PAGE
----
form." In one moment the spell was broken. The dog's shape vanished as if it

had never been, and it was a man who stood before her.

Overcome with gratitude at my deliverance, I flung myself at her feet, and kissed

the hem of her garment. "How can I thank you for your goodness towards a

stranger, and for what you have done? Henceforth I am your slave. Deal with me

as you will!"

Then, in order to explain how I came to be changed into a dog, I told her my

whole story, and finished with rendering the mother the thanks due to her for the

happiness she had brought me.

"Sidi-Nouman," returned the daughter, "say no more about the obligation you are

under to us. The knowledge that we have been of service to you is ample

payment. Let us speak of Amina, your wife, with whom I was acquainted before

her marriage. I was aware that she was a magician, and she knew too that I had

studied the same art, under the same mistress. We met often going to the same

baths, but we did not like each other, and never sought to become friends. As to

what concerns you, it is not enough to have broken your spell, she must be

punished for her wickedness. Remain for a moment with my mother, I beg," she

added hastily, "I will return shortly."

Left alone with the mother, I again expressed the gratitude I felt, to her as well as

to her daughter.

"My daughter," she answered, "is, as you see, as accomplished a magician as

Amina herself, but you would be astonished at the amount of good she does by

her knowledge. That is why I have never interfered, otherwise I should have put a

stop to it long ago." As she spoke, her daughter entered with a small bottle in her

hand.

"Sidi-Nouman," she said, "the books I have just consulted tell me that Amina is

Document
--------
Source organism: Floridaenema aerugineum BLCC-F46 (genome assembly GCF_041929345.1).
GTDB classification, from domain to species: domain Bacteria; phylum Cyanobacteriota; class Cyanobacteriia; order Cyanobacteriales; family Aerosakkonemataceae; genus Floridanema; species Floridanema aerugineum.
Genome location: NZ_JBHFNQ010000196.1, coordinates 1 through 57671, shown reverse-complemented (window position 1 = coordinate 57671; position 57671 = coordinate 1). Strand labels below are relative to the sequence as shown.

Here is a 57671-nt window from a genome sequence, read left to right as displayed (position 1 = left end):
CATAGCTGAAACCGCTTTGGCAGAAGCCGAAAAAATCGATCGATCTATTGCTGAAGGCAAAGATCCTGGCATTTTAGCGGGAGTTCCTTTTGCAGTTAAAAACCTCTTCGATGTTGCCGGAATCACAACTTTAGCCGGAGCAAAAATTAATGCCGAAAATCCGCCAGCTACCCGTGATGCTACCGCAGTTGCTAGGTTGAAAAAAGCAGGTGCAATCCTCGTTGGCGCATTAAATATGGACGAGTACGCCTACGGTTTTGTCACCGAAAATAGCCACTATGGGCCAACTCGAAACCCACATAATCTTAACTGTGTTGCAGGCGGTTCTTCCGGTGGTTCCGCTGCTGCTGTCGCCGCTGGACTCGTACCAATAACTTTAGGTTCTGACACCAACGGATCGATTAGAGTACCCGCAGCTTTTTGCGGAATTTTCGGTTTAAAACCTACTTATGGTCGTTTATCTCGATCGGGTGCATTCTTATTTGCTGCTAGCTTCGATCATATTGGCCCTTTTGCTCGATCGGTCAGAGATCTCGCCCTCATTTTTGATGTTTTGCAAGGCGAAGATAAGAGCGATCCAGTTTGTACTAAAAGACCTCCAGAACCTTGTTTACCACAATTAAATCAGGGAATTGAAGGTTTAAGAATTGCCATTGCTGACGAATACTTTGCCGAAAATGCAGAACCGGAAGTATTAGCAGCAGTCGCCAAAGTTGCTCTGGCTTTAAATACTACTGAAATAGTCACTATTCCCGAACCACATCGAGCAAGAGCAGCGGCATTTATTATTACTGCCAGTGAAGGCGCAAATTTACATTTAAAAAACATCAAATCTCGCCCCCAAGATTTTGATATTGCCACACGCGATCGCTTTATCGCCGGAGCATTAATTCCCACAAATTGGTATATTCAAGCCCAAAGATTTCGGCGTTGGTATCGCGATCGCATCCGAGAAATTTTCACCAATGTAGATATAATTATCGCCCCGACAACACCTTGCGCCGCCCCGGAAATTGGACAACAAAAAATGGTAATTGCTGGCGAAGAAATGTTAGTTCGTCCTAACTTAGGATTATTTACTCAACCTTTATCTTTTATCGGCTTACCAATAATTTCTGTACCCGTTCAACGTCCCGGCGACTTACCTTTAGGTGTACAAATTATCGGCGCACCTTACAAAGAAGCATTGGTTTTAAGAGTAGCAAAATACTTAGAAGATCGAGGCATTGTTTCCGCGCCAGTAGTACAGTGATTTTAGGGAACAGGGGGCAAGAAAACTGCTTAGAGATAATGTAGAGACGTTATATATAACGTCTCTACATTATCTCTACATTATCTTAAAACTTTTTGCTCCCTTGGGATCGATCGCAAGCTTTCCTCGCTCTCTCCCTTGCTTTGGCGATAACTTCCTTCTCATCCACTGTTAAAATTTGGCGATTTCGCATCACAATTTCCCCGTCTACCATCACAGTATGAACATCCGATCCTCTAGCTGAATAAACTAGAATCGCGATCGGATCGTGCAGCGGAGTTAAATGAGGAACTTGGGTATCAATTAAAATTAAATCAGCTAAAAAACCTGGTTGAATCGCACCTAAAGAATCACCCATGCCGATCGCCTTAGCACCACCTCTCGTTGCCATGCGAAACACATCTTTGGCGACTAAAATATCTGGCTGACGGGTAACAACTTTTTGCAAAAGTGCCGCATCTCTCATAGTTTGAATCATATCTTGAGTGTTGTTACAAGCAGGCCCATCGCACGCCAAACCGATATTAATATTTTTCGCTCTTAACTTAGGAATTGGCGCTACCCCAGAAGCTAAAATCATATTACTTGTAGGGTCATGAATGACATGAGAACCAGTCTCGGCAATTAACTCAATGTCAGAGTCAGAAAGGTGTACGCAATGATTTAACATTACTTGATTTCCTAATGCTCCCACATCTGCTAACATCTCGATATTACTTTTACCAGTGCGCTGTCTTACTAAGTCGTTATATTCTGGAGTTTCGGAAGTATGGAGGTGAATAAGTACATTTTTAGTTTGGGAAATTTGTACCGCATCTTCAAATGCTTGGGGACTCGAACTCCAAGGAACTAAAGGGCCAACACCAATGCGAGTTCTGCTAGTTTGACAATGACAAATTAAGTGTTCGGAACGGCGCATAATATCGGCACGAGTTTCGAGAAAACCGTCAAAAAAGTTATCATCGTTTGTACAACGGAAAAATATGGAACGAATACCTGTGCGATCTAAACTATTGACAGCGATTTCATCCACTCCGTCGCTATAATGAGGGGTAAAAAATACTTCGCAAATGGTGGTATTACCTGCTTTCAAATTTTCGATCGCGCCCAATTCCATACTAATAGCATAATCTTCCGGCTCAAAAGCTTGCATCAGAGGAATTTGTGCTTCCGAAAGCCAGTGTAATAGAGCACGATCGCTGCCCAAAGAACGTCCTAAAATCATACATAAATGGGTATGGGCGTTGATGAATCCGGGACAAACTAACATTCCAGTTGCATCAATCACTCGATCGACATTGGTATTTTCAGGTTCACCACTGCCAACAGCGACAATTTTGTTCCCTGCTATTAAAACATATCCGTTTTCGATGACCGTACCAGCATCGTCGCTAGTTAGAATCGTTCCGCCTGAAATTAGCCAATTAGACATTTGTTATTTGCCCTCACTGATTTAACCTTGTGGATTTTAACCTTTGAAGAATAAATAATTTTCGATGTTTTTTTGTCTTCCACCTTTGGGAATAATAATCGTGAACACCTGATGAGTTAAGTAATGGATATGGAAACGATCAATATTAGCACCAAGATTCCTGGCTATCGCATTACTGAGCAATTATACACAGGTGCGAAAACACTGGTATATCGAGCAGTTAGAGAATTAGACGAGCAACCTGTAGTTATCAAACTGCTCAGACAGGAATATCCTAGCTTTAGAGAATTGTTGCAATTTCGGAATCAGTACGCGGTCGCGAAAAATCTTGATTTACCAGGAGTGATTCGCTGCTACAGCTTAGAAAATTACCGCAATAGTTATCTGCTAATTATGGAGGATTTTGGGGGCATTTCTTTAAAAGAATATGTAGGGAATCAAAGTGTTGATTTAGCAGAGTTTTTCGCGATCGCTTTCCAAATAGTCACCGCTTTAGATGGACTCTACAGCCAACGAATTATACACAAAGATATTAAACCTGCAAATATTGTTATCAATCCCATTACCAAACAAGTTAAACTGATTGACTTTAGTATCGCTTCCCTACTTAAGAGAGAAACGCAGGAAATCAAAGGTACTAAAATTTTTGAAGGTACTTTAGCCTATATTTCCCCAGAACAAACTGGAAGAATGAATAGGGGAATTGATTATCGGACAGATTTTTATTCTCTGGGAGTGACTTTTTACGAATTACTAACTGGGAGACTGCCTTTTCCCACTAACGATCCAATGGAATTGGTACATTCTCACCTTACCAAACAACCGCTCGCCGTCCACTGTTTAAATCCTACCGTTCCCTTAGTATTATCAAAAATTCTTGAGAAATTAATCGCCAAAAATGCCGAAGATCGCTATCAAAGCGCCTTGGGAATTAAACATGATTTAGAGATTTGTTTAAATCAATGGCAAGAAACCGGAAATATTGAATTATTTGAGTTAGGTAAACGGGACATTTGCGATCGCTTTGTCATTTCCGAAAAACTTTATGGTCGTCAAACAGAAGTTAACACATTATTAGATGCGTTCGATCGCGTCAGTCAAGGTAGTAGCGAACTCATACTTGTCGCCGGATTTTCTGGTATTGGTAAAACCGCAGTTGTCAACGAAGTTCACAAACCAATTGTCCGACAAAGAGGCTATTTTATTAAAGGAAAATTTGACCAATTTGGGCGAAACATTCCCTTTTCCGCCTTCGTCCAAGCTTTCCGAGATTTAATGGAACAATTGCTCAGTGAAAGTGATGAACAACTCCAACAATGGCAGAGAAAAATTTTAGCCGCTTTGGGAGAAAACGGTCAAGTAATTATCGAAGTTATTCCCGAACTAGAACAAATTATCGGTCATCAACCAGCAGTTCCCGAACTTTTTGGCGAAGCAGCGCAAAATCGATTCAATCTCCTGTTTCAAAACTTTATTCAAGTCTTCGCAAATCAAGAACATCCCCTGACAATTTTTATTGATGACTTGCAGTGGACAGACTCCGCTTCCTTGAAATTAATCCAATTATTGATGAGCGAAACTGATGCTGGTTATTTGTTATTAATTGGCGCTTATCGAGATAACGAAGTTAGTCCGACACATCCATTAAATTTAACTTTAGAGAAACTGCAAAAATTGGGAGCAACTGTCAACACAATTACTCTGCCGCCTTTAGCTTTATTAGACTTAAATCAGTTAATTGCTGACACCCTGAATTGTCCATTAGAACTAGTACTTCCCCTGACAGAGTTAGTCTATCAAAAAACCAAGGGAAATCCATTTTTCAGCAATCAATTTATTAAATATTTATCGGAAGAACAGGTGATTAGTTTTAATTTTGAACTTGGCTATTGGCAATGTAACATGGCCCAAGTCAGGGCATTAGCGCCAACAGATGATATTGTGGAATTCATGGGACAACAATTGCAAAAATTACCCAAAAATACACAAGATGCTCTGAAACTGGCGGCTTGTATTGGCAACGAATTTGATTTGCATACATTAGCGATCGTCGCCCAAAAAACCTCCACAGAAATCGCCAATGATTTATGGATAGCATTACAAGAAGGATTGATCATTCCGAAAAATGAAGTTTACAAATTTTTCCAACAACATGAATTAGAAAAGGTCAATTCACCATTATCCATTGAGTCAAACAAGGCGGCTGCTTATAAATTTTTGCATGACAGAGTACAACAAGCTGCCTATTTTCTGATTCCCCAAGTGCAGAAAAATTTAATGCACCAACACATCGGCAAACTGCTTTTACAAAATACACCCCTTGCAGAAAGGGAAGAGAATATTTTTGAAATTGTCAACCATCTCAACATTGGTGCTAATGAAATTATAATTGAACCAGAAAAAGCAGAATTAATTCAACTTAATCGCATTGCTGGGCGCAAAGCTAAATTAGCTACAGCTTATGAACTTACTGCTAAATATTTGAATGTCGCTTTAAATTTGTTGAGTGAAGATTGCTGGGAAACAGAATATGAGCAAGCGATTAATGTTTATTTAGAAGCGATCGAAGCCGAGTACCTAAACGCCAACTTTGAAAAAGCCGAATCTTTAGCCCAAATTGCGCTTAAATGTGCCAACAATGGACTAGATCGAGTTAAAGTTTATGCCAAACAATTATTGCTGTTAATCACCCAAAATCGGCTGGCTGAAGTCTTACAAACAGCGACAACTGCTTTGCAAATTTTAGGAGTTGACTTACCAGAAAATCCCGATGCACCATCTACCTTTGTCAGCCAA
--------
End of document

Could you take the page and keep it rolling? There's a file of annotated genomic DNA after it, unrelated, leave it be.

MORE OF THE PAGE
not home at present, but she should return at any moment. I have likewise found

out by their means, that she pretends before the servants great uneasiness as to

your absence. She has circulated a story that, while at dinner with her, you

remembered some important business that had to be done at once, and left the

house without shutting the door. By this means a dog had strayed in, which she

was forced to get rid of by a stick. Go home then without delay, and await

Amina's return in your room. When she comes in, go down to meet her, and in

her surprise, she will try to run away. Then have this bottle ready, and dash the

water it contains over her, saying boldly, "Receive the reward of your crimes."

That is all I have to tell you."

Everything happened exactly as the young magician had foretold. I had not been

in my house many minutes before Amina returned, and as she approached I

stepped in front of her, with the water in my hand. She gave one loud cry, and

turned to the door, but she was too late. I had already dashed the water in her

face and spoken the magic words. Amina disappeared, and in her place stood

the horse you saw me beating yesterday.

This, Commander of the Faithful, is my story, and may I venture to hope that,

now you have heard the reason of my conduct, your Highness will not think this

wicked woman too harshly treated?

"Sidi-Nouman," replied the Caliph, "your story is indeed a strange one, and there

is no excuse to be offered for your wife. But, without condemning your treatment

of her, I wish you to reflect how much she must suffer from being changed into

an animal, and I hope you will let that punishment be enough. I do not order you